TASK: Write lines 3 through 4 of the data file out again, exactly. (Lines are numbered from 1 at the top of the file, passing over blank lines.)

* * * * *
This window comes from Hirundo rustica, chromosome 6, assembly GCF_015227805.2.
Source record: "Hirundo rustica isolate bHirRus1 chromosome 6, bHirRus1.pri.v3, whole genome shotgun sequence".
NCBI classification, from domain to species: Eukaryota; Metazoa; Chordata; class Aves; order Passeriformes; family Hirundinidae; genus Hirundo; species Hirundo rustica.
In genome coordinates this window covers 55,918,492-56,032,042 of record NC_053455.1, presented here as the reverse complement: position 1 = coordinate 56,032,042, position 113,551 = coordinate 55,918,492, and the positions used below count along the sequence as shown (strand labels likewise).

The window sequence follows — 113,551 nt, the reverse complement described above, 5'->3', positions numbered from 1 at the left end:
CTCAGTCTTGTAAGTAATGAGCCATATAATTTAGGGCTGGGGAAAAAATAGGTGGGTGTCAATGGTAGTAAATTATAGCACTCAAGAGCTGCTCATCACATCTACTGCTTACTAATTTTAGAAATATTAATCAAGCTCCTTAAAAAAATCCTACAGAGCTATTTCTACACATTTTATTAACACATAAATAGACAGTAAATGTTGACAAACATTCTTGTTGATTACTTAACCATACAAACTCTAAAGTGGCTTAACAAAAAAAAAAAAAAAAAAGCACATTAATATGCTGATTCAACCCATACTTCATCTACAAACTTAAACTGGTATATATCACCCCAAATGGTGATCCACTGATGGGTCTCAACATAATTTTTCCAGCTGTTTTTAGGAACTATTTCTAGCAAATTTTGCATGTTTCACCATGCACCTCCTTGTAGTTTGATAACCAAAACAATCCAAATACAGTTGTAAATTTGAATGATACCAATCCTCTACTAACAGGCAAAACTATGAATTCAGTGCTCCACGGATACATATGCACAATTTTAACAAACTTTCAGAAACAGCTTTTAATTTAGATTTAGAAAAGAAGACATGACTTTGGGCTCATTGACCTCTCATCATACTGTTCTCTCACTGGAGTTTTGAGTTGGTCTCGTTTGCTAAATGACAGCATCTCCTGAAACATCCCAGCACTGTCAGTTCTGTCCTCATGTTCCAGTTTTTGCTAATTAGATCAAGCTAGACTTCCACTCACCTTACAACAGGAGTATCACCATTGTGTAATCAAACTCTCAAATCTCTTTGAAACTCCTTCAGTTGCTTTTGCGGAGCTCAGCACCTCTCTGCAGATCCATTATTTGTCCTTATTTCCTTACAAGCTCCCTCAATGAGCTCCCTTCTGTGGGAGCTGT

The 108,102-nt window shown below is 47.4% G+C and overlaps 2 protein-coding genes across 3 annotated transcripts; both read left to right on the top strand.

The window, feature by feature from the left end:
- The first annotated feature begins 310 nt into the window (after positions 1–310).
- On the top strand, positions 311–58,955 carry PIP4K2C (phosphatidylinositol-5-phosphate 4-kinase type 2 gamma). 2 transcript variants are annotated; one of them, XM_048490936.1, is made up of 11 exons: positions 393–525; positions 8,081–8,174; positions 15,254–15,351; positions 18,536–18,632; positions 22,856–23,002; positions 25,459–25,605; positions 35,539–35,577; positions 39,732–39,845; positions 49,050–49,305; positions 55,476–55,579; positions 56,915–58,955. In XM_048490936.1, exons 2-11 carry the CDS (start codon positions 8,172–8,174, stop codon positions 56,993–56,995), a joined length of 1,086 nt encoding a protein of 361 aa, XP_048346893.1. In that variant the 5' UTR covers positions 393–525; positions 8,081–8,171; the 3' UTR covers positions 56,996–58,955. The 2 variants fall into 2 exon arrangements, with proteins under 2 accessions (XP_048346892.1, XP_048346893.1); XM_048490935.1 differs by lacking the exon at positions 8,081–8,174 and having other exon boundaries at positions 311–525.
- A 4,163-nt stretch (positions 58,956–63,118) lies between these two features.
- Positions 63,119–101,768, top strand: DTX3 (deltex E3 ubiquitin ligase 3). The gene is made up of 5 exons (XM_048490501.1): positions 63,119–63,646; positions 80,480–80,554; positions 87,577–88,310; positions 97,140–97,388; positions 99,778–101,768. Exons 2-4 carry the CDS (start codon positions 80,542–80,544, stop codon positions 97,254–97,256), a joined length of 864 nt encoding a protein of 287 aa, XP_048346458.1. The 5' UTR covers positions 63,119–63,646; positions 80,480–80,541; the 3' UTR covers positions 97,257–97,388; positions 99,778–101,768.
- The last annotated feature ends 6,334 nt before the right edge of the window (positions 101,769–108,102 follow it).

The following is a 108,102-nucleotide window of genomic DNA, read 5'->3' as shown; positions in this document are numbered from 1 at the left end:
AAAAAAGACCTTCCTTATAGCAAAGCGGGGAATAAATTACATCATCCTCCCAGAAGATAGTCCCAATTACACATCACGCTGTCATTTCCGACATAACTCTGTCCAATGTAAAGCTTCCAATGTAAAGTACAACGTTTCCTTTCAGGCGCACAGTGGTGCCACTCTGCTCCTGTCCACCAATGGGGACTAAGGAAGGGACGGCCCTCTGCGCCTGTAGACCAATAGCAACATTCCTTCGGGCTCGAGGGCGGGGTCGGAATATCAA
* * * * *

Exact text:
NCBI classification, from domain to species: Eukaryota; Metazoa; Chordata; class Aves; order Passeriformes; family Hirundinidae; genus Hirundo; species Hirundo rustica.
In genome coordinates this window covers 55,918,492-56,032,042 of record NC_053455.1, presented here as the reverse complement: position 1 = coordinate 56,032,042, position 113,551 = coordinate 55,918,492, and the positions used below count along the sequence as shown (strand labels likewise).